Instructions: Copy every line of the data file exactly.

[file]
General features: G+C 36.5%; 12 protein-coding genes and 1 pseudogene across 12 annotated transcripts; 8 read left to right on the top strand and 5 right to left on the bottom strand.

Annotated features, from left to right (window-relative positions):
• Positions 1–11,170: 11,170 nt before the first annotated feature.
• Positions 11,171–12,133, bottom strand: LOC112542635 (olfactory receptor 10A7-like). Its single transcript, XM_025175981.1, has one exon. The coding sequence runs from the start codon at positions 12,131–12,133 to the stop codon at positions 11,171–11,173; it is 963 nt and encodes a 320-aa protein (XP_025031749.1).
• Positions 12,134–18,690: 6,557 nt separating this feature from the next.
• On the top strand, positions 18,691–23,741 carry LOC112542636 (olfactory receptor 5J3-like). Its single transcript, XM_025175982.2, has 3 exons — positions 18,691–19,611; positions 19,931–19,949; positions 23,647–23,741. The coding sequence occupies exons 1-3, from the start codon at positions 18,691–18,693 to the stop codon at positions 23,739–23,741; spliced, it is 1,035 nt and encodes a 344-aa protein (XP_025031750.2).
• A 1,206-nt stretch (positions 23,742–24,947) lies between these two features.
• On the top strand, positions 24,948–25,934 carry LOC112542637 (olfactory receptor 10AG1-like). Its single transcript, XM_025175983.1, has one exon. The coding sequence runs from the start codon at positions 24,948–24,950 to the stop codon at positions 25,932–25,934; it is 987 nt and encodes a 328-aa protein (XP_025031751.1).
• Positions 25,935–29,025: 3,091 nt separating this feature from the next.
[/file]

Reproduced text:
General features: G+C 36.5%; 12 protein-coding genes and 1 pseudogene across 12 annotated transcripts; 8 read left to right on the top strand and 5 right to left on the bottom strand.

Annotated features, from left to right (window-relative positions):
• Positions 1–11,170: 11,170 nt before the first annotated feature.
• Positions 11,171–12,133, bottom strand: LOC112542635 (olfactory receptor 10A7-like). Its single transcript, XM_025175981.1, has one exon. The coding sequence runs from the start codon at positions 12,131–12,133 to the stop codon at positions 11,171–11,173; it is 963 nt and encodes a 320-aa protein (XP_025031749.1).
• Positions 12,134–18,690: 6,557 nt separating this feature from the next.
• On the top strand, positions 18,691–23,741 carry LOC112542636 (olfactory receptor 5J3-like). Its single transcript, XM_025175982.2, has 3 exons — positions 18,691–19,611; positions 19,931–19,949; positions 23,647–23,741. The coding sequence occupies exons 1-3, from the start codon at positions 18,691–18,693 to the stop codon at positions 23,739–23,741; spliced, it is 1,035 nt and encodes a 344-aa protein (XP_025031750.2).
• A 1,206-nt stretch (positions 23,742–24,947) lies between these two features.
• On the top strand, positions 24,948–25,934 carry LOC112542637 (olfactory receptor 10AG1-like). Its single transcript, XM_025175983.1, has one exon. The coding sequence runs from the start codon at positions 24,948–24,950 to the stop codon at positions 25,932–25,934; it is 987 nt and encodes a 328-aa protein (XP_025031751.1).
• Positions 25,935–29,025: 3,091 nt separating this feature from the next.